Note: You must have access to a printer so you may download, print copies of the papers (available below), and bring them to class for the discussions. I recommend you scribble directly on a paper any notes or questions that arise as you are reading. In fact, taking detailed notes on the paper and then reading through them before writing your review and before coming to class is a good idea. You are also welcome to send any questions about the paper to the staff before class if you feel shy asking about a particular detail in the paper. There are no dumb questions!!

Finally, students will be required to undertake a final project. Students are to work in groups of two or three (two preferred) and are expected to design, document, and demonstrate a substantial distributed system. The system is to be developed in a modular way. Students will choose a project topic from a list of projects we provide or may propose their own topic. At the end of the course, students will present their work with a short demo/presentation. More info on the final project can be found here.


Grading

Reviews: 10% (These will be graded out of a total of 12 and must be submitted ON TIME . Late reviews will not be accepted.)

Class Participation: 10%
Paper presentations: 20%
Final Project: 60%



Syllabus & Schedule (slides and schedule will be updated as needed)

^M ^M ^M

Date

Topic

Readings

Presenter

19/2

Course Overview

Fundamentals

Network Review

Naming

Birman: Introduction (pages xix-xxvii)

Birman: Chapter 1

T&VS: Sections 5.1-5.4.2

Roussopoulou


Roussopoulou
Roussopoulou
Roussopoulou

26/2

CAP + Clouds,

Time

T&VS: Chapter 6

Roussopoulou
Roussopoulou

4/3

2PC and 3PC
Bittorrent

Birman: Chapter 14

Incentive Build Robustness in Bit Torrent

Roussopoulou
Roussopoulou

11/3

Consensus
FLP Consensus Impossibility Result (FLP)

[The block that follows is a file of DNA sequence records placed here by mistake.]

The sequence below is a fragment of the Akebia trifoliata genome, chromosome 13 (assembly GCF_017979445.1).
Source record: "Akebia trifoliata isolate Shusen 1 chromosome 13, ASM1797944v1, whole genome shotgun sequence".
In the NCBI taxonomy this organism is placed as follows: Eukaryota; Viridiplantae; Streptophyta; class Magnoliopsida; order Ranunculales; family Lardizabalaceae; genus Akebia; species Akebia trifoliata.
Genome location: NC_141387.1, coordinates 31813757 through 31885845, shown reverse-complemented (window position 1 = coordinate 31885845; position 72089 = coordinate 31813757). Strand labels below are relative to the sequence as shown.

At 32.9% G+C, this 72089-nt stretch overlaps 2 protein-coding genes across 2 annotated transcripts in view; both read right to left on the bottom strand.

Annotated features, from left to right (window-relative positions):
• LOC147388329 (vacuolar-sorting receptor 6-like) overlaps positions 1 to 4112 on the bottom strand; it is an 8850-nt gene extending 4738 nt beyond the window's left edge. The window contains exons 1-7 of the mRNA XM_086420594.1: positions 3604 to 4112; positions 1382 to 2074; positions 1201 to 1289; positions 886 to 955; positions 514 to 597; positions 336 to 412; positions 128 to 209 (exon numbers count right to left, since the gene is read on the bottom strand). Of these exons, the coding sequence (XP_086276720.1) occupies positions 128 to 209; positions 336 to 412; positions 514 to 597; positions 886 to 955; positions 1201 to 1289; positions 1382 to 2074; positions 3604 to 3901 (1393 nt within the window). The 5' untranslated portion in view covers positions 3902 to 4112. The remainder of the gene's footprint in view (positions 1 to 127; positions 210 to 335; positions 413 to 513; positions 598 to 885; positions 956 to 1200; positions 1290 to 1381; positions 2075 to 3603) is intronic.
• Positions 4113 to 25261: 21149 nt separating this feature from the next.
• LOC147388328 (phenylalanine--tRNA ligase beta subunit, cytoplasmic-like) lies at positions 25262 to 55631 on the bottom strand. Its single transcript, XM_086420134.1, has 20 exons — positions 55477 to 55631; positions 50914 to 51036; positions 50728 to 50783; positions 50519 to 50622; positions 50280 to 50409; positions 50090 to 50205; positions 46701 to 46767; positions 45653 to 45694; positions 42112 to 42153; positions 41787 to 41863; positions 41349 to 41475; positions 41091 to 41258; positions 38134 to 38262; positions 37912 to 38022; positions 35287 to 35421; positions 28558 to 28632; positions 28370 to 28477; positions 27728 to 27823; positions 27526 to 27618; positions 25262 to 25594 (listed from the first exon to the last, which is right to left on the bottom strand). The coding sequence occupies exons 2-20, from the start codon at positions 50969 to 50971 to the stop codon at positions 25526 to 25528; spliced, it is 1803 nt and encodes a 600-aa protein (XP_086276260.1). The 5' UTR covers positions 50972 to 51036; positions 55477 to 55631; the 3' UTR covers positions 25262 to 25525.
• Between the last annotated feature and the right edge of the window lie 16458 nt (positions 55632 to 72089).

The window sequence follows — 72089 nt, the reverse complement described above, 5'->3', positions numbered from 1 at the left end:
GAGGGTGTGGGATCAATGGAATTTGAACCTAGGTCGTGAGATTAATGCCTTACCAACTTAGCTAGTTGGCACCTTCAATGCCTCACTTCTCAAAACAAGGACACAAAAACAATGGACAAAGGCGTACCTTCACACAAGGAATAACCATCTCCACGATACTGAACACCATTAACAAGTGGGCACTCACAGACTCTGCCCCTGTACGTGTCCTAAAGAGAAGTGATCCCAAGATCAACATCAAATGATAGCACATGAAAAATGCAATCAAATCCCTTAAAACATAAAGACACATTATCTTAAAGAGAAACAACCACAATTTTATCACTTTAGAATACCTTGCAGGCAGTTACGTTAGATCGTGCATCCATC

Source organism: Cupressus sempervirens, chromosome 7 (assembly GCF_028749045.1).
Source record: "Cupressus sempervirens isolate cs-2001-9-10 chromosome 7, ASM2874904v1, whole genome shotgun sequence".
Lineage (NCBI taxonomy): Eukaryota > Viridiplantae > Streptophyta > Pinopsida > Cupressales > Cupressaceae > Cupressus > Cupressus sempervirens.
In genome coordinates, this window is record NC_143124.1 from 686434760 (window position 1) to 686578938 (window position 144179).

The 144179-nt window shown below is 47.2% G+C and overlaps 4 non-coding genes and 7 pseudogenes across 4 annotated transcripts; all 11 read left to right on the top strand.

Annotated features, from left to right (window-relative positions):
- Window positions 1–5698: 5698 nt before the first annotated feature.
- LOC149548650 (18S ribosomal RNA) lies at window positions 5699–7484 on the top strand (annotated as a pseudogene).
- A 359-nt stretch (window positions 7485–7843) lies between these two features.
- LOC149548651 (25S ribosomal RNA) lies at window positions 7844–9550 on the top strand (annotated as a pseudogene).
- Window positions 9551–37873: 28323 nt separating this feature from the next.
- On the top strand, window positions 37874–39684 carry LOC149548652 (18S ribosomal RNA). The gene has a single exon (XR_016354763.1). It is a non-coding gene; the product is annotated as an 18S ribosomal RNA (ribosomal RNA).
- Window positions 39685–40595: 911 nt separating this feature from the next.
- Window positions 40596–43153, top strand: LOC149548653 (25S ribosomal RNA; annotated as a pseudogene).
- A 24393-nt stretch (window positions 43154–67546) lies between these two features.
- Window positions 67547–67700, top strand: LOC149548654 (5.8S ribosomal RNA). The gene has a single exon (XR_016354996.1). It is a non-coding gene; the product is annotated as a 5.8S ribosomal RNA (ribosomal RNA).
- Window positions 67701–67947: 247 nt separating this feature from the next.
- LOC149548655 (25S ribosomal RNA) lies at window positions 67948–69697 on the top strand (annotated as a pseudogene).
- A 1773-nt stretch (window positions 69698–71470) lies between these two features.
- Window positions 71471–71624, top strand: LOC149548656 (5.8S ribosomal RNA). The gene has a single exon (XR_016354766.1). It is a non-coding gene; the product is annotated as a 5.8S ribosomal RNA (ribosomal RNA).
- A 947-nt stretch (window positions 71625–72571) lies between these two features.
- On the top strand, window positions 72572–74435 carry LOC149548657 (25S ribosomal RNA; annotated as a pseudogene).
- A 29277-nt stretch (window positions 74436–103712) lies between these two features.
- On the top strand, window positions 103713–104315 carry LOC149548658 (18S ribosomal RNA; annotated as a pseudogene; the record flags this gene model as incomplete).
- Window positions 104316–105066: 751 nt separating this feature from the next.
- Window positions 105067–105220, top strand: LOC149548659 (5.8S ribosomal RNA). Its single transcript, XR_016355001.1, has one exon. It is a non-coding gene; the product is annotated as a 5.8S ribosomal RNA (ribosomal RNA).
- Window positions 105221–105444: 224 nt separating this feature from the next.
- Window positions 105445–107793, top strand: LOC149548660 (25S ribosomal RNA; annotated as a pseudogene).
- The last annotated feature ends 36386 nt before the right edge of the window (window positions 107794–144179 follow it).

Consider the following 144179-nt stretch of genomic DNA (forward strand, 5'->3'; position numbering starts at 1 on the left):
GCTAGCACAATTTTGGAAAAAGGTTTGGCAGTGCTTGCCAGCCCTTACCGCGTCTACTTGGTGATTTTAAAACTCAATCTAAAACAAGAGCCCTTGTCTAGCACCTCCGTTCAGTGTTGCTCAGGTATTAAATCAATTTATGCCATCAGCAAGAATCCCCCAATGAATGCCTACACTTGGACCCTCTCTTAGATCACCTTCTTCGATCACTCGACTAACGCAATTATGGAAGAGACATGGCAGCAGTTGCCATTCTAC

Paxos

Sections 24.1-24.5

Impossibility of Distributed Consensus with one Faulty Process

Paxos Made Simple

Roussopoulou

18/3

Consistency

8) T&VS: Chapter 7


Roussopoulou

25/3

-- No topic (Greek Independence Day - holiday)--

--

--

1/4

DHTs
Key-value stores

A Scalable Content Addressable Network

Chord


Roussopoulou

8/4

Byzantine Agreement, State Machine Replication

MapReduce/Hadoop

The Byzantine General's Problem

Practical Byzantine Fault Tolerance


Team formation and (tentative) project choices due.

Marios


Giorgos K.

15/4-22/4

-- No topic (Easter break)--

--

--

29/4

Sybil Attacks, Blockchains

Bitcoin: A Peer-to-Peer Electronic Cash System (Must present this and next paper together)

The Sybil Attack


Making Smart Contracts Smarter

Project proposals due. Present to classmates.
Elias

Sifis

6/5

Consensus
BFT Consensus & Blockchains

In Search of an Understandable Consensus Algorithm

HotStuff: BFT Consensus in the Lens of Blockchain

Nikos


Stefanos

13/5

CURP
Distributed Machine Learning

Exploiting Commutativity For Practical Fast Replication

TensorFlow: A System for Large-Scale Machine Learning

Ioannis Kalyvas
Panagiotis P.

20/5

Distributed Key-value Stores
Fine-grained RSMs

Millions of Tiny Databases

Fine-Grained Replicated State Machines for a Cluster Storage System


Interim report -- Present project status to classmates.
Andreas
Konstantinos A.

27/5

TBD

Near-Optimal Latency Versus Cost Tradeoffs in Geo-Distributed Storage

Flow-Join: Adaptive Skew Handling for Distributed Joins over High-Speed Networks

Scalog: Seamless Reconfiguration and Total Order in a Scalable Shared Log

XRD: Scalable Messaging System with Cryptographic Privacy

George P
George M
Christos P
TBD

2/7

--

Final projects, write-ups, and demos/presentations due.

--



Class Paper Bibliography

The papers read in this class are from top-tier systems and networking conferences:  USENIX Symposium on Networked Systems Design and Implementation (NSDI), USENIX Symposium on Operating Systems Design and Implementation (OSDI), ACM SIGCOMM, ACM Symposium on Operating Systems Principles (SOSP), and ACM EuroSys. The links above include bibliographic information such as author names, venue, and year.